Willenbockel V, Fiset D, Tanaka J W, 2011, "Relative influences of lightness and facial morphology on perceived race" Perception 40(5) 621 – 624
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Relative influences of lightness and facial morphology on perceived race
Verena Willenbockel, Daniel Fiset, James W Tanaka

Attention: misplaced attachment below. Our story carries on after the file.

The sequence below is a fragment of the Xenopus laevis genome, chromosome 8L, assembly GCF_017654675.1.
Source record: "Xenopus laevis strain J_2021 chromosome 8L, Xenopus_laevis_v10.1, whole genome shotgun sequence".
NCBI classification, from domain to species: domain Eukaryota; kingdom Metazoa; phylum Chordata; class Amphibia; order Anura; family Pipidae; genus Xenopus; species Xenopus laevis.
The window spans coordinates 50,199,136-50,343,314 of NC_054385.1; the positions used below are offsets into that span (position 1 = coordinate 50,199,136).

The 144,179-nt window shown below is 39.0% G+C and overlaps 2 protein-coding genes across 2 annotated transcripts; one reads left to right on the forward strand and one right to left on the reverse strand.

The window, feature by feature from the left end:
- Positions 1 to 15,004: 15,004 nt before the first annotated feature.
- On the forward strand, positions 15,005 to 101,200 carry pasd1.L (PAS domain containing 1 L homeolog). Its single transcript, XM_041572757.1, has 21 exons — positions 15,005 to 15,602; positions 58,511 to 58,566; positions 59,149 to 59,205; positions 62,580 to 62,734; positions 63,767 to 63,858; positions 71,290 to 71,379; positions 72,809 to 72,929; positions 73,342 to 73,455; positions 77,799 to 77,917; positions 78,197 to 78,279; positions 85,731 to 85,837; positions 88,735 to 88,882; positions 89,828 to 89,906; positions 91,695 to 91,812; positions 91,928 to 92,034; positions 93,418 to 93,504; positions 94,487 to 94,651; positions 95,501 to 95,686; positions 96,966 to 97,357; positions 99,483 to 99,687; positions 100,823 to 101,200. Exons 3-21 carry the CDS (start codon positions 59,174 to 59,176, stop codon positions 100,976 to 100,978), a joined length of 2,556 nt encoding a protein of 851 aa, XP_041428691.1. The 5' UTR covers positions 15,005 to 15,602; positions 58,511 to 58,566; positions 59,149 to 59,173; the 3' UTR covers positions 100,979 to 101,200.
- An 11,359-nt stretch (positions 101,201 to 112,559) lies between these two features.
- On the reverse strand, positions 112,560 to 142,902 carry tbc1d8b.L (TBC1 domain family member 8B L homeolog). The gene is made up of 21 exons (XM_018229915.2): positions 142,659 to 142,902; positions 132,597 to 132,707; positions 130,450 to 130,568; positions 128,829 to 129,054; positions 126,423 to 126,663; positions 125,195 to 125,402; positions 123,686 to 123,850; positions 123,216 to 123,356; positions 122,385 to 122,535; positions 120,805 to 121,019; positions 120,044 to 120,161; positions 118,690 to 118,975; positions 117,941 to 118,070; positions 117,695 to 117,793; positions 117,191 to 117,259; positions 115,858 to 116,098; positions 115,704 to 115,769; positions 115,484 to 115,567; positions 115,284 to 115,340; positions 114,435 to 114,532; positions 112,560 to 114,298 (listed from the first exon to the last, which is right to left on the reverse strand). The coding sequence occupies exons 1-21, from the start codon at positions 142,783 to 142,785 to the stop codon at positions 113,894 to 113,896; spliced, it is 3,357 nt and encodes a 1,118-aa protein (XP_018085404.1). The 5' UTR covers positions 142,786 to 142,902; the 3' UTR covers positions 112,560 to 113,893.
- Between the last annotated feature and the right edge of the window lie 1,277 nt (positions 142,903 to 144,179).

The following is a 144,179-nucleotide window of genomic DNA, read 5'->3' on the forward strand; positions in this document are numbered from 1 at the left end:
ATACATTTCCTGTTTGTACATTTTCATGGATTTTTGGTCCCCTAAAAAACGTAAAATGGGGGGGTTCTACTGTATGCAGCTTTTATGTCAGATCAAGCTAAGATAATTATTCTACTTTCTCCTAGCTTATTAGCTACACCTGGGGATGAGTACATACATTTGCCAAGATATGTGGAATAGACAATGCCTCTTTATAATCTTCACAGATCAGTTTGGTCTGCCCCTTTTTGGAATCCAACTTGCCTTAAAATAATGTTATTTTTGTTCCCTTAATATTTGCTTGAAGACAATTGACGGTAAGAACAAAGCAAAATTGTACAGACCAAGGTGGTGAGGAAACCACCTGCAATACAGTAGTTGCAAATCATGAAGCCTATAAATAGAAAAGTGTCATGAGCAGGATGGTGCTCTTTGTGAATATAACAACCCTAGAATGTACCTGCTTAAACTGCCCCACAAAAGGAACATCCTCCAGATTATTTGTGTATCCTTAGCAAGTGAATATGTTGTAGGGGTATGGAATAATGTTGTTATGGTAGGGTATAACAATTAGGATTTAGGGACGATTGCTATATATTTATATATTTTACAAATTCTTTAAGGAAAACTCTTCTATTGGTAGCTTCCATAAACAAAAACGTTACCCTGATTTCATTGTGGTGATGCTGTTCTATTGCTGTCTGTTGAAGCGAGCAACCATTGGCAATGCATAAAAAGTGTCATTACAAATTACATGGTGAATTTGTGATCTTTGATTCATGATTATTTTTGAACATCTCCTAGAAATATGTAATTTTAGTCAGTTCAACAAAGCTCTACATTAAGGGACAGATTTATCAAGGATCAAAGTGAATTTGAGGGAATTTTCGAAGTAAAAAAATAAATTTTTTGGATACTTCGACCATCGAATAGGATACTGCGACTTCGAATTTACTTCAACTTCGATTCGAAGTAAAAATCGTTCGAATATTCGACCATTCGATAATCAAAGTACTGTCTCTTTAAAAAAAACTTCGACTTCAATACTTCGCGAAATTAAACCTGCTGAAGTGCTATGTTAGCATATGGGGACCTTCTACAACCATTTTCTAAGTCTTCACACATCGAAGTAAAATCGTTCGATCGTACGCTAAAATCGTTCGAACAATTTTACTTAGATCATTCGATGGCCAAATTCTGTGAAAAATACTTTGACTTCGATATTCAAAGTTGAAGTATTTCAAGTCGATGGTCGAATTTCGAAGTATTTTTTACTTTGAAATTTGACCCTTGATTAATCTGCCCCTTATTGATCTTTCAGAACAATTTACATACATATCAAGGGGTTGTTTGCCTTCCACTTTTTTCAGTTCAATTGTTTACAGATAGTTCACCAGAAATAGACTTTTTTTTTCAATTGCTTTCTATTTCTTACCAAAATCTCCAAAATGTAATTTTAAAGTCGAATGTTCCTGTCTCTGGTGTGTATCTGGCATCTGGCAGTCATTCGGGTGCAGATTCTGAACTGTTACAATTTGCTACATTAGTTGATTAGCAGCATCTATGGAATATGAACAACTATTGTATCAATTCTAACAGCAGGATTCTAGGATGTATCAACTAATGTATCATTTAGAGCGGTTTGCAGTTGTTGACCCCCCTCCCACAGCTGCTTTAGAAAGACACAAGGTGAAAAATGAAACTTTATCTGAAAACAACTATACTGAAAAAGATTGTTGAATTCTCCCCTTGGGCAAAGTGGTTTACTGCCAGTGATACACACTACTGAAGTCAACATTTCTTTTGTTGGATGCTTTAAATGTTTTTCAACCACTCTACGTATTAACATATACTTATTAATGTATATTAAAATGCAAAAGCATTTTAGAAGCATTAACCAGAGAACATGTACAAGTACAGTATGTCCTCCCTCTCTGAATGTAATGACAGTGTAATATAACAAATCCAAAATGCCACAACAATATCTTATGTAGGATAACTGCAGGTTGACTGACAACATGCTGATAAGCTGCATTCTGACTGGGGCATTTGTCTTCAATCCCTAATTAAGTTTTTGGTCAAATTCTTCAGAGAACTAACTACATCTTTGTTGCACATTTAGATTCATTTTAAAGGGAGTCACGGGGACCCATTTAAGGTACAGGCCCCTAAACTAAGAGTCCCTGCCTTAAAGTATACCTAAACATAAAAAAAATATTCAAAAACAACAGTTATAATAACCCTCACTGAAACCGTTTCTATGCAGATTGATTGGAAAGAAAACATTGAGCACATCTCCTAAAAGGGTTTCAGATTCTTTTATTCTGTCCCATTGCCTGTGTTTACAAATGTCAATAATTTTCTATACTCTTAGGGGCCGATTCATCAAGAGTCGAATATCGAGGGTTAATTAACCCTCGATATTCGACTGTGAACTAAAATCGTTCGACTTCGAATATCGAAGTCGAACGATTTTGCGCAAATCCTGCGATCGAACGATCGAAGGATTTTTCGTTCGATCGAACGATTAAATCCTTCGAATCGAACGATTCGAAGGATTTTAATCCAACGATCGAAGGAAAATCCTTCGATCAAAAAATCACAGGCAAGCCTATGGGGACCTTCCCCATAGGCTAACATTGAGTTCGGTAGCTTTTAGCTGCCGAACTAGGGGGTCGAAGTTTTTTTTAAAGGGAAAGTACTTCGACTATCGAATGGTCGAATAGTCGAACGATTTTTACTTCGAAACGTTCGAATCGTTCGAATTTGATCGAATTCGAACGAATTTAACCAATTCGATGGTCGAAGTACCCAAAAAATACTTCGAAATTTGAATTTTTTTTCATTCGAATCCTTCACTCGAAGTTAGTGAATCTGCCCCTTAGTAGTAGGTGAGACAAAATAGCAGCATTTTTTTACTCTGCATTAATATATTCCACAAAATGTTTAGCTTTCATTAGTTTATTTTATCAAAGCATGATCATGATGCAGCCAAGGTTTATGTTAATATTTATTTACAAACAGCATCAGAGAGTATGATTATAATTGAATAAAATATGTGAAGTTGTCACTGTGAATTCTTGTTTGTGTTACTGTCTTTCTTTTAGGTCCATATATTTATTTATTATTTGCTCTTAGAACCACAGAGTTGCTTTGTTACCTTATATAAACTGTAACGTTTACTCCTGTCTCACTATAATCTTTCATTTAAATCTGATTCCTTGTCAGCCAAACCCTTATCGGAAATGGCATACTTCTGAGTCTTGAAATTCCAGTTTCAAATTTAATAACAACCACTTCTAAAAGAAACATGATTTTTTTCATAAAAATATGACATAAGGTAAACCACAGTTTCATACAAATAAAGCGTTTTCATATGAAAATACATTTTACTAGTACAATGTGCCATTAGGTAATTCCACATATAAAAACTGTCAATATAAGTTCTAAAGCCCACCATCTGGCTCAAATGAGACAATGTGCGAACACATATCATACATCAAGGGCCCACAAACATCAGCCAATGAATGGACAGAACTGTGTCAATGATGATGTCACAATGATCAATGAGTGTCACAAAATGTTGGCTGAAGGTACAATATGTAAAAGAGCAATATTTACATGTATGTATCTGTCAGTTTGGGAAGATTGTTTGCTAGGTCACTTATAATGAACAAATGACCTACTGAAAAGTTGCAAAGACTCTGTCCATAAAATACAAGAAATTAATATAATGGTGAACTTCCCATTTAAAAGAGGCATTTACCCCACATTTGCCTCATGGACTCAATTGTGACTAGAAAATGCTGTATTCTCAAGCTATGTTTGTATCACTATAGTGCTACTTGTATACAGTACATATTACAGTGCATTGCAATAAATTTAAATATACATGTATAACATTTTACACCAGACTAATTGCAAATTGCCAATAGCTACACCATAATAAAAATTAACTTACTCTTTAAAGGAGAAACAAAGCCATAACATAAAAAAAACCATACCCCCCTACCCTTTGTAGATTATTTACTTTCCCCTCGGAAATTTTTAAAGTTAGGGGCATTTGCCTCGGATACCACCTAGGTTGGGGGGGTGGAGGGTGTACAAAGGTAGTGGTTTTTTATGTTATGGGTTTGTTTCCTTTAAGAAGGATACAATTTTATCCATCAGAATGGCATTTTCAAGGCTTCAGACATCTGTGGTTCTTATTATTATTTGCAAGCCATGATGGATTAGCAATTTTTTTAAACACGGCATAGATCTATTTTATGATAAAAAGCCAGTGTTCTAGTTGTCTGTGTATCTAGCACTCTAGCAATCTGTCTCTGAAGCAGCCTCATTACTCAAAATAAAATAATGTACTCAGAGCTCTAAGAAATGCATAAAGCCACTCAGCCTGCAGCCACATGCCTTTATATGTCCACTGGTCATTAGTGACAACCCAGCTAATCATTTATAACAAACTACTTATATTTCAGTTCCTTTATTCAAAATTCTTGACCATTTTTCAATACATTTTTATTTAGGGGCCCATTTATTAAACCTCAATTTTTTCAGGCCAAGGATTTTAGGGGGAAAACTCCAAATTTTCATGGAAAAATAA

Abstract. In a recent study (Brooks and Gwinn, 2010 Perception 39 1142 – 1145), the lightness contrast illusion was employed to study the influences of skin tone and facial morphology on race perception. The findings were rather counterintuitive: they suggested that skin tone does not play a major role in racial categorisation. To investigate this further, we used a parametric paradigm including five lightness levels, five morphing levels, and two face orientations. In accordance with Brooks and Gwinn, we found that race categorisation of African – American and Caucasian faces by Caucasian participants relied mainly on morphological cues. However, the relative influence of lightness increased when morphological information was ambiguous and when the faces were upside down. Overall, the results point to a flexible multicue-based mechanism underlying race perception.
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